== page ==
This Could Be Interesting

A group for people who don't interact with others properly- how's that going to work?  Oh well, one step in life's great adventure, you might say.

I was diagnosed with APD last year, but always knew there was something wrong.  After all, you don't reach 39 having had no relationships at all without suspecting that things are not entirely as they should be (OK, I'm no Brad Pitt, but even so...).  I certainly tick all the boxes- hyper self critical, terrified of opening up in case I'm judged by others ad rejecting others before they get the chance to reject me.  I do have a few close friends, and a wider social circle, but I avoid getting too close to the latter in case they see me as the weirdo I see myself as.  I have enough brains to have done OK at work, but lack the "soft" skills to progress any further- as my boss implies although she doesn't know of my condition.  A bit of a mess really.

One thing that really freaks me out is "ice breakers" at work events- i.e. when participants are got into groups and the facilitator asks everyone to reveal something silly about themselves, such as their favourite chocolate bar or who they would like to be played by if a Hollywood film were made about their life.  Whenever that happens, I panic, my mind goes blank and I'm convinced that people will laugh at anything I say.  I generally get out of it by ducking the question- e.g. by pretending not to know anything about films- but it's so frustrating to have to do that.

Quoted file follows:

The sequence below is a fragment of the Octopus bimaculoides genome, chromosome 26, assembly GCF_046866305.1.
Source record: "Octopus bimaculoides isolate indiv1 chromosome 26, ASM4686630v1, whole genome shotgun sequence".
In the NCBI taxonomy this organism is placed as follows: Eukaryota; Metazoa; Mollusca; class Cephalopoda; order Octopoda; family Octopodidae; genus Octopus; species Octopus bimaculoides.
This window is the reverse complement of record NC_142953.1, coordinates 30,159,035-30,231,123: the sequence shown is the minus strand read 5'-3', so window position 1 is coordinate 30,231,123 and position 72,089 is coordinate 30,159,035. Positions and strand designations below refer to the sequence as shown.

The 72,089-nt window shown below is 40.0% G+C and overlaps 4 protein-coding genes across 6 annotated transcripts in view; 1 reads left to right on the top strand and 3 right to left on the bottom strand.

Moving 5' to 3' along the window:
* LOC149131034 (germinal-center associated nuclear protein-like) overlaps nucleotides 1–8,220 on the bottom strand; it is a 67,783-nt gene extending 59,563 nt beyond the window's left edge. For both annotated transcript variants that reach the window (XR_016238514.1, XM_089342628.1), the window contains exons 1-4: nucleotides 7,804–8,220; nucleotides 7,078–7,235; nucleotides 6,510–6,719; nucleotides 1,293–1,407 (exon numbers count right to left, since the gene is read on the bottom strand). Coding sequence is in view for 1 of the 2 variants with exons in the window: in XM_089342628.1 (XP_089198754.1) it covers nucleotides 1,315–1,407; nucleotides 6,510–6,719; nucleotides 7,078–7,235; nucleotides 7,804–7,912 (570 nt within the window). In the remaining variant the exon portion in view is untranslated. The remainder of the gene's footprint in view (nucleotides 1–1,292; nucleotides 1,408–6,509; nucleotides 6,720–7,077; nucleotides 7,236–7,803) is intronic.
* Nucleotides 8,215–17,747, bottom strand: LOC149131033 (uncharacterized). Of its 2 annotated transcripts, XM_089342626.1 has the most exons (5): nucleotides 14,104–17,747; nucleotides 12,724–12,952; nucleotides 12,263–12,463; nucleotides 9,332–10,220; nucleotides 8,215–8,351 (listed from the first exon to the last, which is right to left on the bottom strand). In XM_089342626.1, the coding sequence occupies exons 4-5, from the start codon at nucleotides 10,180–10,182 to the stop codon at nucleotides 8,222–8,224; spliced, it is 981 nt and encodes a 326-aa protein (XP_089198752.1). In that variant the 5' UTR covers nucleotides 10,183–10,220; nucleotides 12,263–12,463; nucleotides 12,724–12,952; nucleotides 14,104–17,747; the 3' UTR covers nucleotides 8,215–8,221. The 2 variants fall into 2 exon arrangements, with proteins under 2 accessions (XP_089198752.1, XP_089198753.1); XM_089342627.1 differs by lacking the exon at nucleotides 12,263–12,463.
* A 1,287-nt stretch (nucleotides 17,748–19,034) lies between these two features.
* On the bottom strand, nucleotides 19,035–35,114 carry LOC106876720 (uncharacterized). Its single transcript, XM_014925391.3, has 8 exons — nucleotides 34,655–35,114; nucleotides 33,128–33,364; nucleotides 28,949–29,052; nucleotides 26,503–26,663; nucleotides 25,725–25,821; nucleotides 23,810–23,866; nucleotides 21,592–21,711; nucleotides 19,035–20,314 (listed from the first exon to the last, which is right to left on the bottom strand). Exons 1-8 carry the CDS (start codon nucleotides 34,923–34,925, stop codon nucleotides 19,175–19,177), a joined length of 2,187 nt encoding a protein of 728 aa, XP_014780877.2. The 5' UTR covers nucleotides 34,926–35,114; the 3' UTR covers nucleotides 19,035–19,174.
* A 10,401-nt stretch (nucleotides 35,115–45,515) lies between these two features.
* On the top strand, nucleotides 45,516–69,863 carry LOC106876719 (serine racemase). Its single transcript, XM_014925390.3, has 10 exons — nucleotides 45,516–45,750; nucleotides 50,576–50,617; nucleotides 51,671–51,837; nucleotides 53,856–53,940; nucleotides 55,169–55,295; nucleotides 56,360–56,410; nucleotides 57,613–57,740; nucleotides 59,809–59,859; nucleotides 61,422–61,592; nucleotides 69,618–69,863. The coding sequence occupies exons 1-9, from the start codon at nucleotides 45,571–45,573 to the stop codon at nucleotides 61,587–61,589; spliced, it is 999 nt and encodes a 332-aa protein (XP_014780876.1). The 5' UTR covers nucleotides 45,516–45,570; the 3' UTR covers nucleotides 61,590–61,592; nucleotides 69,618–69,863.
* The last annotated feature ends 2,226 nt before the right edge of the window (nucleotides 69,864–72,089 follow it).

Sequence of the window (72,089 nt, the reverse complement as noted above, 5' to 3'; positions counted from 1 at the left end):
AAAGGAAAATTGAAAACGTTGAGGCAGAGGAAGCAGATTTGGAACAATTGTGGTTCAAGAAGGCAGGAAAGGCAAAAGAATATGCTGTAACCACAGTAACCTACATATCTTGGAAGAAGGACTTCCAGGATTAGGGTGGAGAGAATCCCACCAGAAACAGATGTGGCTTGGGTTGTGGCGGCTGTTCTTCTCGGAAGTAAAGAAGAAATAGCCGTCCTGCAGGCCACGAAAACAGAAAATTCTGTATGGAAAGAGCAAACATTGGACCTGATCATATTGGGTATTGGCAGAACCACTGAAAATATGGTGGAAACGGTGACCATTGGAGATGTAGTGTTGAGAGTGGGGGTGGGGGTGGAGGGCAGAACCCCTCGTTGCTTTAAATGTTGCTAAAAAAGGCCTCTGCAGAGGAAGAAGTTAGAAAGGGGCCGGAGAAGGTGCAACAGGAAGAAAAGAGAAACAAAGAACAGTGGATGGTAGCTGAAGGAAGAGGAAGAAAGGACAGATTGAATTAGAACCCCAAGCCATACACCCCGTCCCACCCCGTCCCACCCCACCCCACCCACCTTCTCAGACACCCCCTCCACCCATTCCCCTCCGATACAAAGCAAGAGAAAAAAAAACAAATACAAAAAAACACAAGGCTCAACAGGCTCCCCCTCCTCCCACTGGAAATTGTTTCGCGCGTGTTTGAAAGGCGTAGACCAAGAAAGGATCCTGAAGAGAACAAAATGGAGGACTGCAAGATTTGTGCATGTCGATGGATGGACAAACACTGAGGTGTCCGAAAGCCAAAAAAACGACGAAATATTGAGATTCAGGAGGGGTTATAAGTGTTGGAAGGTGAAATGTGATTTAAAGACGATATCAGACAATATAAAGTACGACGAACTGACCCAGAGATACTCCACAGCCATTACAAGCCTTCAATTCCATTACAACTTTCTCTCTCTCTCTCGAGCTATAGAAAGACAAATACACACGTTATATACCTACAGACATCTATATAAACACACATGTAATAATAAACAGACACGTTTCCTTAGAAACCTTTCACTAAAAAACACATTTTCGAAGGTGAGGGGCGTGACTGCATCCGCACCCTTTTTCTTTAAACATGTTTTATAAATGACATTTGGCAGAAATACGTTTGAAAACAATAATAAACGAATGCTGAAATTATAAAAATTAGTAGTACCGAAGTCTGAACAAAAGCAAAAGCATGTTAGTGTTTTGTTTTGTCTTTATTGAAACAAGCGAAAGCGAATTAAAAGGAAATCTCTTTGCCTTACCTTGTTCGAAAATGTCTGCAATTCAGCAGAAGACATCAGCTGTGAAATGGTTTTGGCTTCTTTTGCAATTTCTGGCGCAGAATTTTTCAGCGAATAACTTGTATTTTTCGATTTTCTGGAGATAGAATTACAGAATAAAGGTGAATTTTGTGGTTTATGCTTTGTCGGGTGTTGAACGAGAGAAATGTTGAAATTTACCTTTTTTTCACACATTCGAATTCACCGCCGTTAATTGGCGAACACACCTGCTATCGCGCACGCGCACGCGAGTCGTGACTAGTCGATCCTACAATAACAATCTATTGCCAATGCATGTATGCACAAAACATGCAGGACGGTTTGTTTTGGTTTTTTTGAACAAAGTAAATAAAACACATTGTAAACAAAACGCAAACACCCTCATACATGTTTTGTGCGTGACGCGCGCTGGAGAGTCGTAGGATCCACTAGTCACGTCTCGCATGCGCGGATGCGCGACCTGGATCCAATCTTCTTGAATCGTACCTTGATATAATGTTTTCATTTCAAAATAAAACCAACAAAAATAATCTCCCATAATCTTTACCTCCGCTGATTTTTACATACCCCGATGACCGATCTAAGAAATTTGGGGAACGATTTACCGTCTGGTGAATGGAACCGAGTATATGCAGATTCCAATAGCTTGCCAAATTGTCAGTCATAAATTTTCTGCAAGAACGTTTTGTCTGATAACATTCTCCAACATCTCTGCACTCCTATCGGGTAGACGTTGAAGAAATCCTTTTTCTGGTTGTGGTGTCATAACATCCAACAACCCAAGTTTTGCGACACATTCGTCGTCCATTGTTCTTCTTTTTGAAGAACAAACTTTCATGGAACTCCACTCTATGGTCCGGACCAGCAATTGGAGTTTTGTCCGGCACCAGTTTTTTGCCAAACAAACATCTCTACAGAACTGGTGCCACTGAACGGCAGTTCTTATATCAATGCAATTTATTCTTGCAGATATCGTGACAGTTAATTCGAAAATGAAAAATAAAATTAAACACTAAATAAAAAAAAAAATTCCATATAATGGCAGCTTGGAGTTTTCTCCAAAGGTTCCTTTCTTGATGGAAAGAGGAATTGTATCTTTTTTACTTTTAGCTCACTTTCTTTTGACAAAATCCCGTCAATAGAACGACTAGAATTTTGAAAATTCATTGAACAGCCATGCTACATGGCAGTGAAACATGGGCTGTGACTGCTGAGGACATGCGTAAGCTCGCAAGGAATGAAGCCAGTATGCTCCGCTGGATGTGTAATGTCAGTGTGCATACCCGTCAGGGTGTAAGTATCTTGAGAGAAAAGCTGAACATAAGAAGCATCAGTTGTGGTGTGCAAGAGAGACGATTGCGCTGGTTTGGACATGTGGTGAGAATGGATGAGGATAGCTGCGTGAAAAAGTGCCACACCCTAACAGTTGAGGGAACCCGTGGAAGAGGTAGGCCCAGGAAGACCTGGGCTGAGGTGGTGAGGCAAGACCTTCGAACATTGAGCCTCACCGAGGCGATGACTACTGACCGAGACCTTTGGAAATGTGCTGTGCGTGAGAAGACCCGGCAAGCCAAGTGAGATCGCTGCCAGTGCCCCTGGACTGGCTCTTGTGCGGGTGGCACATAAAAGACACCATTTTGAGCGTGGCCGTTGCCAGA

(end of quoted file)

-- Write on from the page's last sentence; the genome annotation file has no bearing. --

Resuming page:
That said, at least I know why I am how I am- I was thrown out of the family home at the age of 6 and raised in a boarding school which has since been (quite rightly) shut for abusing the children in it.  Indeed, it is as part of the legal action against the school that I saw the psychiatrist who diagnosed me.  But I haven't had the strength to seek treatment yet, even though it may be available on our National Health Service, because I'm scared that the doctor will simply laugh at me and tell me to stop wasting his time when there are genuinely sick people he could be treating. 

I suppose that it's a bit easier to live with APD in England because our national culture is quite reserved and so I don't stand out quite as much as I would if I lived, for example, in parts of the USA or in Ireland.  People from other countries often see me as a stereotypical Englishman, but in the long run that doesn't really help as it makes it so much harder to to anything about the condition that is wrecking my life.
DryLettuce DryLettuce
36-40, M
2 Responses Jul 17, 2010

I've have had daydreams where I reveal to someone that I have this disorder. After I tell them they realize that I am not actually a snob and I don't keep them at an arm's length because I don't like them. Whenever the thought has occurred to me around one of these people in real life, it's been as terrifying as if I were contemplating leaping out of an airplane with no parachute.

Thanks for that. It was very useful- particularly the bit about the NHS. The other question, which I suppose applies to everyone with a non-visible disability, is whether to "come out" as an APD sufferer at work. The advantage is that, when something comes up that I can't do, people will realise that it's not because of simple stubborness, still less because of the other person's lack of motivational skills. The disadvantage is that I will be stereotyped and relegated to the sort of technical, non-interactive work that is deemed "suitable" for me. What do readers think?